We have a problem. The recently released State of the Climate in Africa 2020 report, indicates that in 2020, the climate indicators in Africa, were characterized by extreme weather events such as floods and droughts,increasing temperatures and accelerated rise in sea-levels. The associated impact was devastating. The report alsonotes that by 2030, up to 118 million extremely poor people will be exposed to drought, floods and extreme heat in Africa, if response measures are inadequate.Additionally, climate change could further lower gross domestic product (GDP) in Sub-Saharan Africa by up to 3 percent by 2050. And Africa is not alone.
It is against this dire backdrop in Africa and the worldthat the 26th UN Climate Change Conference of the Parties (COP26) is convening in Glasgow, Scotland. It brings together governments, businesses, civil society and citizens with the expectation of commitments to ambitious actions that are needed to counter climate change. Further delays in these commitments or if they are unambitious would spell doom to our destiny.
In the build up to COP 26, Kenya and other countrieshave been scaling up their climate actions at the sectoral and national levels. It is in this context that the Central Bank of Kenya (CBK) issued Guidance on Climate-Related Risk Management (Guidance) to the banking sector, on October 15, 2021. The Guidance is aimed at enabling banks to integrate climate-related risks into their governance, strategy, risk management and disclosure frameworks.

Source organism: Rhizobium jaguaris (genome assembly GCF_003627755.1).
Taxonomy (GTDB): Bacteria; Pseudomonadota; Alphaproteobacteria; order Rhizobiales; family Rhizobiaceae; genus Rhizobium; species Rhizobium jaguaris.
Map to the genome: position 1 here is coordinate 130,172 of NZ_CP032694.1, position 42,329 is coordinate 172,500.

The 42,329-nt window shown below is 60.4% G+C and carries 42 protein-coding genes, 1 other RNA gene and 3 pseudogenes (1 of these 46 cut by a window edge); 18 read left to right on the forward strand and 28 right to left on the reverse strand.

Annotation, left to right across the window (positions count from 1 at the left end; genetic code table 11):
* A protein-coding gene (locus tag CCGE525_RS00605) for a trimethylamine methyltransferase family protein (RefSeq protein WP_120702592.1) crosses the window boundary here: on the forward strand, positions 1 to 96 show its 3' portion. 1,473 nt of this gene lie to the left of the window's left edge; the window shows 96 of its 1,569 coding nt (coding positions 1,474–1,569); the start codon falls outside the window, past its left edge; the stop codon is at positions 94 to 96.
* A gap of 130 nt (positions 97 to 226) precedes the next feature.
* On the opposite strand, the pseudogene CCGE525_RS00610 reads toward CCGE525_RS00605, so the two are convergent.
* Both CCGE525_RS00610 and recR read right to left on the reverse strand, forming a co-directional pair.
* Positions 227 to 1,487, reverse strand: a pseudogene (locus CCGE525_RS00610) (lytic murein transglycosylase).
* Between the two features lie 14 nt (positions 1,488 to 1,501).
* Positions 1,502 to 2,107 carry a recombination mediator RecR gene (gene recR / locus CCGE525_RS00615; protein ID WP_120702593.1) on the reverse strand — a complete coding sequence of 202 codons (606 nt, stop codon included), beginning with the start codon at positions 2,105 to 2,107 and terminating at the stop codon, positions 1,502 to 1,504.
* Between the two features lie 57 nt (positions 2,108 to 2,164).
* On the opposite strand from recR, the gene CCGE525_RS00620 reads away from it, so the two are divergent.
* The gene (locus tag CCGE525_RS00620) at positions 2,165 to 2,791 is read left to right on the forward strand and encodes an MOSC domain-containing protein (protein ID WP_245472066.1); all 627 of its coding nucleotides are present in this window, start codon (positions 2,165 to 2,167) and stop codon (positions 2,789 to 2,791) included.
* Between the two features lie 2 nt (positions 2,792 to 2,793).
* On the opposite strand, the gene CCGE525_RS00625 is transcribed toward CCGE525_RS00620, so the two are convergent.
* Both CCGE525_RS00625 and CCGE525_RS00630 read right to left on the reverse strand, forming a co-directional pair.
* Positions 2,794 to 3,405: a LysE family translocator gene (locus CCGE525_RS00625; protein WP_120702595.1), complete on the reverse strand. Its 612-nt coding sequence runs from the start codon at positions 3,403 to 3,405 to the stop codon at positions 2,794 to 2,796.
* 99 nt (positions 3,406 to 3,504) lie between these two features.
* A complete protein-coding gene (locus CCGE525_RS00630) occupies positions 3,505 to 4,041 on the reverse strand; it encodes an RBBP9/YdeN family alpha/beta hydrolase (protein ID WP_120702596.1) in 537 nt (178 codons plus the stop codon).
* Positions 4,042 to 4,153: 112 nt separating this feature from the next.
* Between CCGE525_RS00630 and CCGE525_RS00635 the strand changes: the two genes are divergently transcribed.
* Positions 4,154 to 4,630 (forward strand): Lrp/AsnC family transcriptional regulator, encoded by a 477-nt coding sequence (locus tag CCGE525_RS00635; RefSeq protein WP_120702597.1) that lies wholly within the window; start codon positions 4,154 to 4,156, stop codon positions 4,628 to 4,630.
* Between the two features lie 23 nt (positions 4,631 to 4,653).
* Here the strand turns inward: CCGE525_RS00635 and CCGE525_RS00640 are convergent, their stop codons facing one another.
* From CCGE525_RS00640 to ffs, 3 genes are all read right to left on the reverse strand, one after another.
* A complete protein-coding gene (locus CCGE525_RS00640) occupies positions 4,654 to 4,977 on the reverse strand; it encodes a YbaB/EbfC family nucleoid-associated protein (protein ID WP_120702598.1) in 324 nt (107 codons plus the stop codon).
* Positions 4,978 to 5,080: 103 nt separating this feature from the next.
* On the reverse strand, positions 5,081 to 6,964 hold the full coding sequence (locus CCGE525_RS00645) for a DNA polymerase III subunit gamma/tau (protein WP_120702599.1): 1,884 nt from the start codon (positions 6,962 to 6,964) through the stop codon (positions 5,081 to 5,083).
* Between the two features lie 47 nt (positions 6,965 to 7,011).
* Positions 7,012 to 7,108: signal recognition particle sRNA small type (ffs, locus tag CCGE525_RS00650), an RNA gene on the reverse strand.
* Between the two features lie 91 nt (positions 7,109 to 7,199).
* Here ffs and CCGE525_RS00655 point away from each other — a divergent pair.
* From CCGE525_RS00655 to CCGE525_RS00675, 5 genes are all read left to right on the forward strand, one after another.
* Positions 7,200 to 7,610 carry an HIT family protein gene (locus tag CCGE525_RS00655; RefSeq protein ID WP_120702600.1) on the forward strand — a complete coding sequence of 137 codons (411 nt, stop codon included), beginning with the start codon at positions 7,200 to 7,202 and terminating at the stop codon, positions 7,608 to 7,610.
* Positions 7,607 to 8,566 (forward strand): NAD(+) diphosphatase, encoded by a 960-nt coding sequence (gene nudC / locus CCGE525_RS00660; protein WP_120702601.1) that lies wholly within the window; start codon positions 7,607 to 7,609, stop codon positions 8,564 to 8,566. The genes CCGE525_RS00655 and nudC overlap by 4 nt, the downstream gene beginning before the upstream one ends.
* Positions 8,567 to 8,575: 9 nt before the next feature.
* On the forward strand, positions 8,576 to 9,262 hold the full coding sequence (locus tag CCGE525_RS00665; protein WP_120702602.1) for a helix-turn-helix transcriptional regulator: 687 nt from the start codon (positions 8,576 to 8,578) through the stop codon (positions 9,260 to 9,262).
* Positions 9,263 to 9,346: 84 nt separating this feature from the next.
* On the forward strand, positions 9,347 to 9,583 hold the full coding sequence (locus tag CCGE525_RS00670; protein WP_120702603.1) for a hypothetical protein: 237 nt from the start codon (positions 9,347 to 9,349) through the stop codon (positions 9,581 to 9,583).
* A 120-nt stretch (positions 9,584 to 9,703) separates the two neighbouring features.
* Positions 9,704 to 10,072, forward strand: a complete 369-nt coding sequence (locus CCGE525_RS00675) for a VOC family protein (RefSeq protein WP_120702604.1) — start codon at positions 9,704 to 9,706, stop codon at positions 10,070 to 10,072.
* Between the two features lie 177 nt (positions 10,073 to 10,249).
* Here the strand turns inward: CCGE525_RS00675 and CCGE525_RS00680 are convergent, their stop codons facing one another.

Climate change poses three broad risks to banks. First, the physical risk to the loan portfolio arising from damage or loss caused by climate and weather related events such as floods and drought. Second, the transition risk arising from the changes towards a low carbon (green) economy. For instance, the abandonment of previously well–entrenched energy sources such as coalmay lead to banks being left with obsolete stranded assets that were used to secure loans. Third, liability riskthat could arise from banks being sued for financing companies whose activities negatively impact the environment.
Nevertheless, efforts to mitigate and adapt to climate change also generate business opportunities for banks. These include the adoption of low emission energy sources, development of new products and services, access to new markets, housing and resilient infrastructure.
Finance sits at the center of business, and CBK’s vision is a banking sector that works for and with Kenyans as spelt out in the Kenya Banking Sector Charter in 2019. Banksshould not just provide banking services, but should […]